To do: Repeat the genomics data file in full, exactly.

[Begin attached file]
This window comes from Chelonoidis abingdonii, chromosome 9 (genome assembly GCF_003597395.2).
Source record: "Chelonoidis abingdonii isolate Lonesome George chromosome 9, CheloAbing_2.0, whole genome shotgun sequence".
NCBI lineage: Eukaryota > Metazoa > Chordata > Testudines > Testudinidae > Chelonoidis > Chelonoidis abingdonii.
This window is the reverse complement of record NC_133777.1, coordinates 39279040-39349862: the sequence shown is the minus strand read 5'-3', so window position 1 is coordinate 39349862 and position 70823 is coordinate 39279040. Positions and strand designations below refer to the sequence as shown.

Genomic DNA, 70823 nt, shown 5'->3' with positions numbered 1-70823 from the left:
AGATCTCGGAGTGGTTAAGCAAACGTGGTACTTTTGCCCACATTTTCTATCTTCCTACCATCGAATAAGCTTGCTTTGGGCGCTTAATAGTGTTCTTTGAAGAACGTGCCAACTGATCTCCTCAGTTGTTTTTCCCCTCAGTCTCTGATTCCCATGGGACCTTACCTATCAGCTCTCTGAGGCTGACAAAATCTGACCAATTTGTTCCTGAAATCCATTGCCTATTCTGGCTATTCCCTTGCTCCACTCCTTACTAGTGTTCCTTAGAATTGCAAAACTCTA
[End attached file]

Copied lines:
This window comes from Chelonoidis abingdonii, chromosome 9 (genome assembly GCF_003597395.2).
Source record: "Chelonoidis abingdonii isolate Lonesome George chromosome 9, CheloAbing_2.0, whole genome shotgun sequence".
NCBI lineage: Eukaryota > Metazoa > Chordata > Testudines > Testudinidae > Chelonoidis > Chelonoidis abingdonii.
This window is the reverse complement of record NC_133777.1, coordinates 39279040-39349862: the sequence shown is the minus strand read 5'-3', so window position 1 is coordinate 39349862 and position 70823 is coordinate 39279040. Positions and strand designations below refer to the sequence as shown.

Genomic DNA, 70823 nt, shown 5'->3' with positions numbered 1-70823 from the left:
AGATCTCGGAGTGGTTAAGCAAACGTGGTACTTTTGCCCACATTTTCTATCTTCCTACCATCGAATAAGCTTGCTTTGGGCGCTTAATAGTGTTCTTTGAAGAACGTGCCAACTGATCTCCTCAGTTGTTTTTCCCCTCAGTCTCTGATTCCCATGGGACCTTACCTATCAGCTCTCTGAGGCTGACAAAATCTGACCAATTTGTTCCTGAAATCCATTGCCTATTCTGGCTATTCCCTTGCTCCACTCCTTACTAGTGTTCCTTAGAATTGCAAAACTCTA